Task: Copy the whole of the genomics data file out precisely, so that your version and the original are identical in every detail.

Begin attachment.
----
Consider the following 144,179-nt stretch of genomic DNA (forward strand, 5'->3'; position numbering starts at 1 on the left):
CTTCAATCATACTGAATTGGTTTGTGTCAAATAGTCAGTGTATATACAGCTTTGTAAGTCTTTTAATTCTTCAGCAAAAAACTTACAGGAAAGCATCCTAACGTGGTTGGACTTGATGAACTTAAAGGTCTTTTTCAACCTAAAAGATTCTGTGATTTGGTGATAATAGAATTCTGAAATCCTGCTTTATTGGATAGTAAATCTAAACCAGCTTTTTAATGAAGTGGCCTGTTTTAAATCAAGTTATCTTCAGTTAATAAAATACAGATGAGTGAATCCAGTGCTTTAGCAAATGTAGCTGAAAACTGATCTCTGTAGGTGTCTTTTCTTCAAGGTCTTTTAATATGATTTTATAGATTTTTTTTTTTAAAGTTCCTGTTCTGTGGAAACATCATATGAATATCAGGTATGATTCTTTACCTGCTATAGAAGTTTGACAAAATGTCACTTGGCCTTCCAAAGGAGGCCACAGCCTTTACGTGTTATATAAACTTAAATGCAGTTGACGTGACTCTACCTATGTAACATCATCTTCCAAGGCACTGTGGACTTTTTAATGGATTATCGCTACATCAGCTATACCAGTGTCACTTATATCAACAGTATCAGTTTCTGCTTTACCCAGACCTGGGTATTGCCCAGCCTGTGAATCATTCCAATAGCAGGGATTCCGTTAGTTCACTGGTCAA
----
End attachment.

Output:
Consider the following 144,179-nt stretch of genomic DNA (forward strand, 5'->3'; position numbering starts at 1 on the left):
CTTCAATCATACTGAATTGGTTTGTGTCAAATAGTCAGTGTATATACAGCTTTGTAAGTCTTTTAATTCTTCAGCAAAAAACTTACAGGAAAGCATCCTAACGTGGTTGGACTTGATGAACTTAAAGGTCTTTTTCAACCTAAAAGATTCTGTGATTTGGTGATAATAGAATTCTGAAATCCTGCTTTATTGGATAGTAAATCTAAACCAGCTTTTTAATGAAGTGGCCTGTTTTAAATCAAGTTATCTTCAGTTAATAAAATACAGATGAGTGAATCCAGTGCTTTAGCAAATGTAGCTGAAAACTGATCTCTGTAGGTGTCTTTTCTTCAAGGTCTTTTAATATGATTTTATAGATTTTTTTTTTTAAAGTTCCTGTTCTGTGGAAACATCATATGAATATCAGGTATGATTCTTTACCTGCTATAGAAGTTTGACAAAATGTCACTTGGCCTTCCAAAGGAGGCCACAGCCTTTACGTGTTATATAAACTTAAATGCAGTTGACGTGACTCTACCTATGTAACATCATCTTCCAAGGCACTGTGGACTTTTTAATGGATTATCGCTACATCAGCTATACCAGTGTCACTTATATCAACAGTATCAGTTTCTGCTTTACCCAGACCTGGGTATTGCCCAGCCTGTGAATCATTCCAATAGCAGGGATTCCGTTAGTTCACTGGTCAA